Sunday, October 28, 2007

Wild Leaf, Sheng 1993

It would seem that Bill and I drank the same puerh this week, only he drank it much better than I did. I really think you should go read his review instead. He talks about dry storage and mold, notes of beets and camphor. I don't even know what camphor is, and until recently, I thought wet storage had something to do with water. So do yourself a favor, and follow the link. Come back later if you don't have anything better to do.

The details of this tea are it was picked from the ancient tea trees of Yunnan, China. The exact origins are unknown, but it was acquired around 2000 and stored in Guangzhou until 2006, when it was purchased by Red Blossom Tea Co.

For more information on puerh storage, Marshal has written some excellent posts, here and here.

This tea was a pleasant change of pace, something different than the "smoked melon" of every other sheng that I've tried. Because of that, at first this tea confused me; it was so much like a shupu in aroma, appearance and taste. Then it was explained to me, patiently, that it was an aged sheng, and that was the point. To which I said, "oh," and then, "ohhhhhh."

The dry leaves are similar in appearance to the shu that I am used to, only larger. I can see some stems.

I flashed rinse, then 15 s, 3o s, 90 s, and 4 min--I like my pu strong if it wont turn on me.

The initial aroma is very earthy. I don't know why I said initial; the aroma was consistently earthy, and a bit of something almost vegital; however, this could be another time when I smell something I can't place, but it reminds me of something else, and so on.

The first infusion the taste is thin, a little crisp, reminding me, of all things, of the gyokuro karigane. I swallowed some too fast, choked on it and coughed, and noticed a clear note of spice, cinnamon, perhaps. Molly says she can taste a bit of caramel. Over all it is delightfully smooth, and I start to brew it longer.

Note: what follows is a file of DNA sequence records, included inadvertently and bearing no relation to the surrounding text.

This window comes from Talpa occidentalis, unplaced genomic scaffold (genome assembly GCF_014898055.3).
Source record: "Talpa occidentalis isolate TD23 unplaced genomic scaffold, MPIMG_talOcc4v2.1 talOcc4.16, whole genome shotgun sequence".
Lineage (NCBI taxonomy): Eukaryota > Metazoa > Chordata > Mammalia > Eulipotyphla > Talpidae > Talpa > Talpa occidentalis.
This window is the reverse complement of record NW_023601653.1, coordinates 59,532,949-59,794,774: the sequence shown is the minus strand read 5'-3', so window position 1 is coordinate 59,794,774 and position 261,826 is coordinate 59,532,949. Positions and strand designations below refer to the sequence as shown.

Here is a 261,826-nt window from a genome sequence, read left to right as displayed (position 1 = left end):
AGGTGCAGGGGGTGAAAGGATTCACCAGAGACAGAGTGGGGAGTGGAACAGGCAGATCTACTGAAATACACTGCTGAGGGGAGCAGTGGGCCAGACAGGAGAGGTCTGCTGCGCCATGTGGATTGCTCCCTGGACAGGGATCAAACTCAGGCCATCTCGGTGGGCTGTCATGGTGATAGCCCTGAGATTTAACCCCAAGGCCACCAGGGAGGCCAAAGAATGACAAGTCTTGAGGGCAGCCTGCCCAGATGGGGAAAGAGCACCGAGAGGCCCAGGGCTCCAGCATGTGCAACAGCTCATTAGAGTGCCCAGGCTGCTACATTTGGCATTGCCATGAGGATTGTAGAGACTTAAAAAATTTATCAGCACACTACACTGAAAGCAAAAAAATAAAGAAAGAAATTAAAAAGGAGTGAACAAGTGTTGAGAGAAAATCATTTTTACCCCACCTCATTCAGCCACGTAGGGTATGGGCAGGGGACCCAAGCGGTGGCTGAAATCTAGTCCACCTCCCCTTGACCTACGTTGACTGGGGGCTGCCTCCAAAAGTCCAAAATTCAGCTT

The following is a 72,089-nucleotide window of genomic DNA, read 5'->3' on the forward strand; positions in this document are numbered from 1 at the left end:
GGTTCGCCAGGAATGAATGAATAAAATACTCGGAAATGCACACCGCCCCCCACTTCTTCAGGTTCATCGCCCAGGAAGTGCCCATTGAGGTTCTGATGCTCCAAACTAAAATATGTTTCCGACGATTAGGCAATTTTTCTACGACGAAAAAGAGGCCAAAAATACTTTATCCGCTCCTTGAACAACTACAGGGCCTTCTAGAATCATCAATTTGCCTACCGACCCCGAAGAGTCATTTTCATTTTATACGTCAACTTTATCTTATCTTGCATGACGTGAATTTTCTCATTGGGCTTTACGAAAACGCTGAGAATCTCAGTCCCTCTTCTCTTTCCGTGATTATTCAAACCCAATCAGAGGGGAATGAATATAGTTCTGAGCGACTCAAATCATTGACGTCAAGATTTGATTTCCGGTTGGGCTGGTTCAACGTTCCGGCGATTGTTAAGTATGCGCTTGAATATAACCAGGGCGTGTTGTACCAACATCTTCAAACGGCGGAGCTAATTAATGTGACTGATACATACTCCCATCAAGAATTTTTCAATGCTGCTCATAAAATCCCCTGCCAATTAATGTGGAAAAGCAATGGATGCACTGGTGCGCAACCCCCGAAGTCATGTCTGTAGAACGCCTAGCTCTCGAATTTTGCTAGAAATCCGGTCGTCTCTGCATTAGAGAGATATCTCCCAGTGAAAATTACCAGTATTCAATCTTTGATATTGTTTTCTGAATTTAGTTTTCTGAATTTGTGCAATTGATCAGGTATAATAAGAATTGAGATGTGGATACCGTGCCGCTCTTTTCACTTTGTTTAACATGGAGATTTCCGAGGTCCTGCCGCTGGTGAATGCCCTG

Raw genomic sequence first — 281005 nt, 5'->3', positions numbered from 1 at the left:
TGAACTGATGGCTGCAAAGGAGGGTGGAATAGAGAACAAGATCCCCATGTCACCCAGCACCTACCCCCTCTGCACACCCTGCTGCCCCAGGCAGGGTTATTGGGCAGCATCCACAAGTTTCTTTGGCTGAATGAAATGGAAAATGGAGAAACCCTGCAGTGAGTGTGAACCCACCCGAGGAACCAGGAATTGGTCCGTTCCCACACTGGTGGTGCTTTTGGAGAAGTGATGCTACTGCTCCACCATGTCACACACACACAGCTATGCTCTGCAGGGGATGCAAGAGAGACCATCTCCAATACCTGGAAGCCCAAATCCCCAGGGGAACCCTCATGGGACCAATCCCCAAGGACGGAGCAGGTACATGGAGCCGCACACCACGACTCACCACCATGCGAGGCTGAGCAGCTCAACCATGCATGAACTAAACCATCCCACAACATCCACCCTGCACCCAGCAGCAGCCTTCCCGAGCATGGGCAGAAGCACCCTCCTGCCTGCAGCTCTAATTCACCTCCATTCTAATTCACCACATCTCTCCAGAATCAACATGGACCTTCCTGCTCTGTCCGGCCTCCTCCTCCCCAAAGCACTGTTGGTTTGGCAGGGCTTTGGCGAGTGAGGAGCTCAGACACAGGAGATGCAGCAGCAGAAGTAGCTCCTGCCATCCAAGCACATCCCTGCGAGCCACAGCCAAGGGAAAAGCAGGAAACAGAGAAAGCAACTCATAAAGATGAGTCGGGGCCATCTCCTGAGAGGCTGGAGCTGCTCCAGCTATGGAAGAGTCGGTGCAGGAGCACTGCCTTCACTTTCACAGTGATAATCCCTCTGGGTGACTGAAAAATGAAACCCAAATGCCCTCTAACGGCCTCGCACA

Then a bit of morbid curiosity takes hold. I dump the spent leaves, toss what's left of the pu into the pot (I guess about 10-12 grams), flash rinse, and steep. For 3 minutes.

Coffee anyone?

The resulting brew was strong and rather enjoyable. Very similar to a good coffee. I can taste a bit of chocolate, but more like chocolate after it has been added to coffee. There's also a mildly acidic bite on the end, that I likewise associate with coffee.

In conclusion...

I like this tea. It was remarkably gentle, playful and easy. Fun, in a word. There isn't an abundance of complexity, so my instincts tell me that this is probably an average sheng, but I think it is perfect for any one like myself experimenting with puerh. It was enjoyable and educational.


Hobbes said...

I do so love the warmth of the photos here; they match the text very well indeed.

I rather liked the '93 Red Blossom, too - very lovable.

Thanks for the good notes, as always.



小 約翰 said...

I like the look of your “coffee brew” looks like one of my shupu brews. (sans the chocolate)…john

MarshalN said...

Looks like any other blend of young and old loose pu, ready for consumption and wet stored. Given the fact that it's obviously blended (thanks to your picture of all the wet leaves -- those are always the most informative) there's no way this is exactly the tea that was harvested in 1993 and now sold to you in 2007. Maybe some of it is, but I have some pretty serious reservations about that too. There look to be some pretty young leaves there. These things are good for everyday drinking though.

John, you must've had stuff like this? Loose aged pu that are wet stored?

MarshalN said...

Hmmm, thinking some more...

There's also a good possibility that this tea is a blend of sheng and shu. The contrast is a little too great, and without more pictures it's hard to tell for sure.

That's regularly done, by the way, just not usually stuff that people sell online.

小 約翰 said...

Lots of loose aged stuff around Dongguan. I’ve drifted away from it in favor of pressed cakes. The loose stuff seems to have less depth of flavor and supports fewer infusions. Also, with higher prices, the market is wide open to unscrupulous vendors. john

Space Samurai said...

Interesting. Thank you all for your comments.

I'm kind of envious, and I feel a bit as if the tea leaves were another language that others can read but is complete giberish to me.

MarshalN said...

I agree John, but the price of pressed cakes (old ones anyway) are so extremely high :(, I actually prefer reasonably stored loose tea for regular consumption. Maybe splurge on a little bit of aged stuff for once in a while drinking... that's about it.

Unless you have a good source for older cakes you're not telling us about!?!? :)